You Can Never Size a Market in Excel

Over the course of my career as a VC I’ve been involved with a bunch of fundraising. Raising money for our fund. Raising money for our portfolio companies. Advising friends on their fundraising. Lots. Of. Fundraising.

Some of that fundraising has been very successful. Some less successful. And some has been an absolute disaster. 

Of the raises that have fallen into the latter category I’ve seen a common theme. At some point in the process, the investigating VC asks the question aloud “how big can this get”. The question itself is not the issues; rather, it’s how long that question persists and festers throughout the ensuing funding conversations.

I was reminded of this fundraising red flag while reading of Rand’s recent adventures. He was right to take note of this exchange (which occurred after their termsheet was signed):

 In a phone call with Neil, she heard him comment that they “needed to do more digging into the market.” In her opinion, this was very peculiar, as investors typically have a thesis and great quantities of diligence long before talking to companies, nevermind prior to a signed agreement. In fact, when Neil approached us, it had been under the auspices of excitement about the SEO/inbound marketing field. One of the things we liked best about them had been their strong belief, passion and knowledge about the SEO landscape. Questions about “market size” and “opportunity” at this stage seemed peculiar.

Had I been advising him at the time I would have told him to stop everything and address that question. No single question has killed more fundraising discussions than this one. It can be framed as a VC wanting to get their arms around the “size of the market” or questioning “how big can this get” or “scale of the opportunity”. But there is a fundamental problem with this line of questioning.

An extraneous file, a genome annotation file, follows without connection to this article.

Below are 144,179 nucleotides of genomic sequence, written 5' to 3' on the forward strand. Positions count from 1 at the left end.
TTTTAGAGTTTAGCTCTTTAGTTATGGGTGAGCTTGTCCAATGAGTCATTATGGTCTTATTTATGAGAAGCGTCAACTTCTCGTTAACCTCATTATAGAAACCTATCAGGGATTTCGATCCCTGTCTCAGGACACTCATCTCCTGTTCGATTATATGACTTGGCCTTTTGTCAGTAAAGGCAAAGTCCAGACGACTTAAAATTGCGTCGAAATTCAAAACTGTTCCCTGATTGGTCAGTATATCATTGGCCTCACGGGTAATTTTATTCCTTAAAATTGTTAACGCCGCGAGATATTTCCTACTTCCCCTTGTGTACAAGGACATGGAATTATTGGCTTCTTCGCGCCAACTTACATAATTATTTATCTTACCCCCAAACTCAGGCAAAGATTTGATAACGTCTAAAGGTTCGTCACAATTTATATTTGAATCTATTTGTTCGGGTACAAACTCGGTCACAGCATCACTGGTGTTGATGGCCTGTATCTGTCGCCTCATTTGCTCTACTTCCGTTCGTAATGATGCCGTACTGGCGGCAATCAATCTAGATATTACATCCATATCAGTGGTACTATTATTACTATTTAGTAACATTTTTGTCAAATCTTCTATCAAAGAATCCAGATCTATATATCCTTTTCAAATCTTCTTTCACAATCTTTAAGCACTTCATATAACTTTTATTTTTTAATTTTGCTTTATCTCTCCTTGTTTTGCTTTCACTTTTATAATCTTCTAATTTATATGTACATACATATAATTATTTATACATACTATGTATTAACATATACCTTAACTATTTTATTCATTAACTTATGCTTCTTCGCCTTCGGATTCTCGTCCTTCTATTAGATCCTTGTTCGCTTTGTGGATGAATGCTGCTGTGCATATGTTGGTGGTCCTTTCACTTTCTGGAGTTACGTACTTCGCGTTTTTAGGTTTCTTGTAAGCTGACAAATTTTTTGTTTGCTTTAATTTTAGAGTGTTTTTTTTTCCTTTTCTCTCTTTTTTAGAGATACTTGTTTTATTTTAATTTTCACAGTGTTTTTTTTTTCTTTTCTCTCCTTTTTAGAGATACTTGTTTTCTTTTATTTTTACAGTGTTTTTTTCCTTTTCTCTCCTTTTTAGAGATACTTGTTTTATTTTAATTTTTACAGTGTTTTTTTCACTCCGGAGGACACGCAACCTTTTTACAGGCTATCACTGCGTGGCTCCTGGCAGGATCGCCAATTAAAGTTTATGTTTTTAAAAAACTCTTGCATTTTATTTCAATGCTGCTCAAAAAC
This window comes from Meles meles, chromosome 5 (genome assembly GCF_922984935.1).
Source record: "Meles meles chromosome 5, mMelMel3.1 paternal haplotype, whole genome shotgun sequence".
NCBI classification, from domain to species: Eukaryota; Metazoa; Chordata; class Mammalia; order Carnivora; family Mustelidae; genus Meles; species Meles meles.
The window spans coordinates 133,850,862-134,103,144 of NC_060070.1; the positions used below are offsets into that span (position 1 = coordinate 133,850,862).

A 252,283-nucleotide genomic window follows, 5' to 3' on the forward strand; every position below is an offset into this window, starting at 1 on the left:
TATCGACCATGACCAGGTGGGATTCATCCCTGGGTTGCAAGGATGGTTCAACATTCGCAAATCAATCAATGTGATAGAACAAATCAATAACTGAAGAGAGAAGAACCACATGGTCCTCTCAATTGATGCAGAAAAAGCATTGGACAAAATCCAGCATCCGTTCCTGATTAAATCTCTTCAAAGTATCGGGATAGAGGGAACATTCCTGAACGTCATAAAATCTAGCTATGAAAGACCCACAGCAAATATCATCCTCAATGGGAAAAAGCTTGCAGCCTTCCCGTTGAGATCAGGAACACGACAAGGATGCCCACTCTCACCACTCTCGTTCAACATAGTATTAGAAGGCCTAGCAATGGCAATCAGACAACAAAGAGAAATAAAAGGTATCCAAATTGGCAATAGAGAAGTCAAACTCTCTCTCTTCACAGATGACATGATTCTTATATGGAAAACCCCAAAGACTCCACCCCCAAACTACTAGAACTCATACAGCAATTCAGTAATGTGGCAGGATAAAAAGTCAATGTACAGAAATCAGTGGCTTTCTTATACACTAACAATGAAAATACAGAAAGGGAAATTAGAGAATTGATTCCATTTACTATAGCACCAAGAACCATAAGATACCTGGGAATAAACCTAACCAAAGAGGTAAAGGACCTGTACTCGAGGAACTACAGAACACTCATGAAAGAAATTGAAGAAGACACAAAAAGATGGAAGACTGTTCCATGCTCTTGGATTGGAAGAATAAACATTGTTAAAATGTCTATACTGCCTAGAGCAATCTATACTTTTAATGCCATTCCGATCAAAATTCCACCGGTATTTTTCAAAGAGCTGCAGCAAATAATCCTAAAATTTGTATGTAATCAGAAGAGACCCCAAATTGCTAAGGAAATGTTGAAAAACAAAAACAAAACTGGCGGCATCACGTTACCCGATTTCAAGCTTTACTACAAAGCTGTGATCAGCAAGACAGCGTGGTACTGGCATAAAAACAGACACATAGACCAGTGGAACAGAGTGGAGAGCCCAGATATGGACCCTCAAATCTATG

In every single case that I’ve seen this question persist over more than 2 meetings, it has NEVER been resolved.

NEVER.

I’ve watched entrepreneurs go through Herculean efforts in building models to size markets, dissect competition and build analogous growth stories from other industries. And I’ve seen well intentioned VCs burn meeting after meeting with these entrepreneurs genuinely trying to resolve this nagging concern for themselves.

The problem with early stage investing is that markets can never be sized in Excel. If they could be reduced to a formula, we’d all be working at hedge funds. No, the essence of early stage investing is more instinctual.

An investor’s instinct around something as fundamental as whether your business can reach the scale needed for venture capital returns is one that won’t be found scouring the latest market forecasts from Forester or Goldman Sachs. It won’t be found in endless meetings and it won’t be found in detailed financial forecasts or market sizing exercises.

It will be found in the connection an investor makes to you, your product and your vision. Either they will believe it or they won’t. If they do, they’ll want to invest. If they don’t, they’ll simply keep wrestling with the question of “how big can this get” in an unresolvable circle of swirling doubt. All of the Excel wizardry in the world won’t resolve it.